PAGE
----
It’s not easy to get to Yarl’s Wood. Surrounded on all sides by fences, barbed wire and security cameras, the notorious detention centre is tucked away among cornfields, out of sight and out of mind. Credit, then, to the protestors who came by the busload to show solidarity with the detainees of Yarl’s Wood. Coming from all corners of the UK they gathered early in the afternoon to surround the centre’s walls. Some spray-painted slogans onto the fences – ‘Solidarite avec les sans papiers’ (solidarity with the stateless), ‘Tear down these racist walls’, ‘No one is illegal’. Some carried banners relating to their various groups; People’s Assemblies from different cities, Movement for Justice, Women for Refugee Women and Black Dissidents to name but a few. Most powerfully, however, protestors wore t-shirts with freedom messages in solidarity with the women inside, many of whom have been protesting their incarceration by wearing t-shirts demanding their freedom.
Why were they there? The United Kingdom is the only EU member state that detains asylum seekers indefinitely. Run by the international security firm Serco, Yarl’s Wood is the most controversial of all the 13 British detention centres. It’s meant to be the ‘final port of call’ before failed asylum seekers are deported – a quick and easy way to keep people in the same place before removing them from the country. The reality of indefinite detention, however, is that people end up kept in such centres for weeks, months, even years, with no indication of when they will be set free. Only 5% of detainees end up being deported, which begs the question; why are they there in the first place? Most controversially, Yarl’s Wood is the centre in which pregnant women are kept. A Channel 4 undercover expose into life at Yarl’s Wood found allegations of a culture of disbelief surrounding women who presented themselves to the privately-run ‘Health Suite’, with staff not taking patients’ complaints seriously. In one case, a woman who’d recently miscarried with severe risk of infection arrived at the suite, bleeding and in distress. Serco staff recorded that she was ‘spoken to for hitting the alarm button, and trying to ring the ambulance herself’. It took over three hours for the staff of the Healthcare Suite to call an ambulance.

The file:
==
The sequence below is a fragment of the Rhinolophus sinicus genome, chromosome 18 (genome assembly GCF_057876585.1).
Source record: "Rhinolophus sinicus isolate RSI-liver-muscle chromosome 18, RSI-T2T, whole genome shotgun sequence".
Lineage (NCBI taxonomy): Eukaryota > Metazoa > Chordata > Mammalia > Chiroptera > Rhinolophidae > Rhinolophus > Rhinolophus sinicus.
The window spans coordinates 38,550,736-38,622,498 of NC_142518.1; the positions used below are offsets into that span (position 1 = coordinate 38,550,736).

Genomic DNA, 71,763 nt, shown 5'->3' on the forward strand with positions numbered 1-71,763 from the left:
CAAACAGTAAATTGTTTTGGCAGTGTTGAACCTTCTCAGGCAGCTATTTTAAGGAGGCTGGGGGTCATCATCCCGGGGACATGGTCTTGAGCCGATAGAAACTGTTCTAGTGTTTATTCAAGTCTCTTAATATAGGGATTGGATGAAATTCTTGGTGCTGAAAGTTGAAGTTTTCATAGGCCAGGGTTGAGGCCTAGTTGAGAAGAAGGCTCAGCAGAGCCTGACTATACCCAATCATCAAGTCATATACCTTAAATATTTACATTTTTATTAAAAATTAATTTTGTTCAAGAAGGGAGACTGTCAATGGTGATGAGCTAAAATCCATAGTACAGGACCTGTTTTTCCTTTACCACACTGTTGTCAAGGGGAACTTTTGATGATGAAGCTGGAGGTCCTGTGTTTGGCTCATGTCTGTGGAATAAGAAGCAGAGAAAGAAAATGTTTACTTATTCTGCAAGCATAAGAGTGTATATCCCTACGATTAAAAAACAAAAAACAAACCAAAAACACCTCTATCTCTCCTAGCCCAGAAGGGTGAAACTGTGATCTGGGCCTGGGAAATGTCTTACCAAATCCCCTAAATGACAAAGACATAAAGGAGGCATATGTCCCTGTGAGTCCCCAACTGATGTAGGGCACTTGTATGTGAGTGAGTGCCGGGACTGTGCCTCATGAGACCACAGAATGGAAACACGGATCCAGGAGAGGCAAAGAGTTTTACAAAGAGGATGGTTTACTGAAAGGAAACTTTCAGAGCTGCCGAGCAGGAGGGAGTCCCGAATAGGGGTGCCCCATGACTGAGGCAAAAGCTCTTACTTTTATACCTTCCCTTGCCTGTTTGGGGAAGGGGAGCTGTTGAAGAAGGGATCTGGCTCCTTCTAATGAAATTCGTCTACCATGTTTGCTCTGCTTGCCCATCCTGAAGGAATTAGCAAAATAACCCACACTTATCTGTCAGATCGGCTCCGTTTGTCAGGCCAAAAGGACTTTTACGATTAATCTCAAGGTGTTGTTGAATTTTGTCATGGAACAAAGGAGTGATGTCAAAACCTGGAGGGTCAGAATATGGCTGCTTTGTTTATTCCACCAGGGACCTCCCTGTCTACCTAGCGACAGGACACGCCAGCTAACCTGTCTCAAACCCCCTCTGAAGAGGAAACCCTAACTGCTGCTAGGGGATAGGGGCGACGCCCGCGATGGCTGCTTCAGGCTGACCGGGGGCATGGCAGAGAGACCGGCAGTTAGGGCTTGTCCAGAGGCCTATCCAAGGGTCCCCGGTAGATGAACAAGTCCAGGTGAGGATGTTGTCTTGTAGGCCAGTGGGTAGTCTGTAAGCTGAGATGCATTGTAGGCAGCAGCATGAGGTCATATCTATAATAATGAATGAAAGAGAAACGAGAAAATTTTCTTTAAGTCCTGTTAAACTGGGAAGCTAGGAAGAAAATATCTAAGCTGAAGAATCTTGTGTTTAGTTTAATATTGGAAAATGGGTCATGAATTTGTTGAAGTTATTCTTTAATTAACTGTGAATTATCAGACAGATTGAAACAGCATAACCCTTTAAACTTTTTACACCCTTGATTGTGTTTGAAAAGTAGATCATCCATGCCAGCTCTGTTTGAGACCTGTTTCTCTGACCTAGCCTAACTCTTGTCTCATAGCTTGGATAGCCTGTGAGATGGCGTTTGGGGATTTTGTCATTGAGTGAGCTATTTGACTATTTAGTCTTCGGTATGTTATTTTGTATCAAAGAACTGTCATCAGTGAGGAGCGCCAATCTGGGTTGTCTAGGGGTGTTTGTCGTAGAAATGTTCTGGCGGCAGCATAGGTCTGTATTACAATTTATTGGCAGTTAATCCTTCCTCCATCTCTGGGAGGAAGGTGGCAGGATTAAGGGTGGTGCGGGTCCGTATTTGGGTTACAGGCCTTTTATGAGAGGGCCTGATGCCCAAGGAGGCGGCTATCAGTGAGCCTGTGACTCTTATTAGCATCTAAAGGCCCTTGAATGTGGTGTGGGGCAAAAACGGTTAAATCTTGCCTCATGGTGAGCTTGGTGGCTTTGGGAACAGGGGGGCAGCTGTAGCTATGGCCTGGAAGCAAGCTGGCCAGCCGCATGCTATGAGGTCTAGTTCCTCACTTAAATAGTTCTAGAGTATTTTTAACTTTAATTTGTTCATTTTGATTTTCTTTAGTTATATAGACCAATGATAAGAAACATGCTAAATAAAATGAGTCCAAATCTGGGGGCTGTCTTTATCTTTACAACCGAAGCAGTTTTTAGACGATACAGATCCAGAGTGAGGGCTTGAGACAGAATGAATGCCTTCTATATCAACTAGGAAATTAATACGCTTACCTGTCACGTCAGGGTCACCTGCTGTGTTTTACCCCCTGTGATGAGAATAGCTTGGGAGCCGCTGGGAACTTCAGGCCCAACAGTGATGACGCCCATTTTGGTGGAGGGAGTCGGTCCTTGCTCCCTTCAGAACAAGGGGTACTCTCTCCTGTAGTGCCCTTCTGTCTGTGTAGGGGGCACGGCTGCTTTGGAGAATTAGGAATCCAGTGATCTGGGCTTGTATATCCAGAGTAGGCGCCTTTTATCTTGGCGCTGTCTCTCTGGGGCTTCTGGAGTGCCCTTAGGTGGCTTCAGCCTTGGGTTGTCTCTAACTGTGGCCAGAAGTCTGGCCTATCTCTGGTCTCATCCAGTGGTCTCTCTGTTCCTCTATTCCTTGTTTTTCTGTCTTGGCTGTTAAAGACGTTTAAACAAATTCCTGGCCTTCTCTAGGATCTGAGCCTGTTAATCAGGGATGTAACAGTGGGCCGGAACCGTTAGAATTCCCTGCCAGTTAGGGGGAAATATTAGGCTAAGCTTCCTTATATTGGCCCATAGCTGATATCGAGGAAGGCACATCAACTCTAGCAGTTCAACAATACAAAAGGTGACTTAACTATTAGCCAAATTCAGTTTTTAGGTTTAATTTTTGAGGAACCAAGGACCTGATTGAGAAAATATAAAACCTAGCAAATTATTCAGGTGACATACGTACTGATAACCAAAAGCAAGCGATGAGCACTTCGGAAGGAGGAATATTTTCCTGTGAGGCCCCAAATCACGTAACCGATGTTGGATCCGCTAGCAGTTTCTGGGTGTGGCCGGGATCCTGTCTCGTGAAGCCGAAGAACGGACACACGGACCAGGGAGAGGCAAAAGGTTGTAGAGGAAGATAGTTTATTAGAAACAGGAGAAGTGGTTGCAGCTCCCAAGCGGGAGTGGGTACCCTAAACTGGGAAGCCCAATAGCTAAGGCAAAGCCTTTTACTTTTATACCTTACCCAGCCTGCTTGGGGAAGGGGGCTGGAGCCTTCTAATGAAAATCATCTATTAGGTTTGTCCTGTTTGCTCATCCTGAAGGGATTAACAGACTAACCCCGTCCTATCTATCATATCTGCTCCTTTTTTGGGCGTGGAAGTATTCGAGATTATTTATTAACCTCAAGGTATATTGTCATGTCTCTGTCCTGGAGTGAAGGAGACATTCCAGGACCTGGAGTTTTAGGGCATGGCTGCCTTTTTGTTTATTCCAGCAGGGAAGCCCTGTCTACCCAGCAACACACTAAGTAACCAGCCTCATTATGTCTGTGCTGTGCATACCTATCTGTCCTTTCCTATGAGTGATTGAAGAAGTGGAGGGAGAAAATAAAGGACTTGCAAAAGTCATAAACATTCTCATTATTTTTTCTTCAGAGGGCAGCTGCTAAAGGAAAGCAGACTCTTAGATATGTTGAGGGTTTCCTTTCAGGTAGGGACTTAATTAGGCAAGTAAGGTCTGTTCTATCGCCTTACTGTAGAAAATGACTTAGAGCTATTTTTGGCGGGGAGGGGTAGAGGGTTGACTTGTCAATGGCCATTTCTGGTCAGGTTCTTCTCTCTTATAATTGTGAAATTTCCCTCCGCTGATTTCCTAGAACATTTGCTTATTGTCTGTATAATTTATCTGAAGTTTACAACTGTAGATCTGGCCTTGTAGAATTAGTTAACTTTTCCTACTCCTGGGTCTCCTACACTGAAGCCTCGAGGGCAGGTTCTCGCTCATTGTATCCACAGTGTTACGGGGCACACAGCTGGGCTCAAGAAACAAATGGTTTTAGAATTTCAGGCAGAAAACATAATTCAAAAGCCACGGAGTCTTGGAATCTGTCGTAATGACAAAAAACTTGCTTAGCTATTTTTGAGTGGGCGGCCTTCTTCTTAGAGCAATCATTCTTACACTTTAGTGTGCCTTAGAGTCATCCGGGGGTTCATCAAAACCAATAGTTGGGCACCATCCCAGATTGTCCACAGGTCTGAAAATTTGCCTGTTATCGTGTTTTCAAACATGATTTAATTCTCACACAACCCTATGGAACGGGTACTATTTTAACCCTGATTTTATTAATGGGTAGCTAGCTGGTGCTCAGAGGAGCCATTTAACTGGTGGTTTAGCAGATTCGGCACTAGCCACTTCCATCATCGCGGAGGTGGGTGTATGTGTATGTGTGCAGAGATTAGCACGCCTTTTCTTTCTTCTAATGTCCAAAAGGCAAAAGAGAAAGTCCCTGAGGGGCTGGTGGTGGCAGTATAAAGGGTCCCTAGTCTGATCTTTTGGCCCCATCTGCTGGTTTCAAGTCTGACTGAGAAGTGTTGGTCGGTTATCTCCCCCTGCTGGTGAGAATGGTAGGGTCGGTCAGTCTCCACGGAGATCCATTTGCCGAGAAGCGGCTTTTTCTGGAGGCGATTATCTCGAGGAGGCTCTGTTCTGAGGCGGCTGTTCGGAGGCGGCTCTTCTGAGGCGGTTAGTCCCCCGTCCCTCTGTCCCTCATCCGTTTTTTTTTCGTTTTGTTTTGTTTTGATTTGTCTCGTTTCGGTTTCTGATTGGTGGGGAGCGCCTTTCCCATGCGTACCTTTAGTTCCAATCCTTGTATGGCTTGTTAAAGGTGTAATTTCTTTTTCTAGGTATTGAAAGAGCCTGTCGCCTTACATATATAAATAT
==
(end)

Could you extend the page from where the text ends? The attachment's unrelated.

At the protest I met Mahmoud from Syria. He and his wife had been detained at Yarl’s Wood, and had been released in part thanks to the relentless campaign by friends outside the centre on their behalf. As we walked the perimeter fence to the main protest site he told me stories similar to those shown in the expose; that as a diabetic, his medication had been taken away from him, and that he regularly had to wait for dangerously long periods of time to have his medication administered. He told me of the complete contempt shown by many of the staff towards the detainees, of the feeling of being treated like animals. “This is not Yarl’s Wood”, he told me, “this is Guantanamo II”.
The effect on detainees’ mental health is palpable. Often already traumatised from fleeing violence in their home countries, incarceration at Yarls’ Wood leads to a rapid deterioration in mental health for many. One ex-Serco employee and former mental health nurse at Yarl’s Wood reported witnessing several instances of sexual assault on the women detained there, while Channel 4’s investigation showed numerous instances of self-harm, suicide and attempted suicide.
Indeed, such concerns have been raised by campaigners and human rights groups about the treatment of Yarl’s Wood detainees that the UN Special Rapporteur on violence against women Rashida Manjoo was keen to be allowed into the centre to investigate. She was denied access.
Speaking personally, nothing could have prepared me for the gut-wrench at seeing the women’s arms waving out of the few centimeters their windows would open. Some made banners out of scraps of material on which they’d written ‘SOS’, ‘we want freedom’, and ‘we are not animals’. At times the protestors outside the fence would stop kicking the wall, quieten and listen as the women shouted their stories, shouted ‘freedom’. ‘We will be back’, we chanted as we left. The least we owe the brave women inside is to honour our chant; to return time and time again, and to fight until they, and all others like them, are freed.
Written by Iona Hannagan Lewis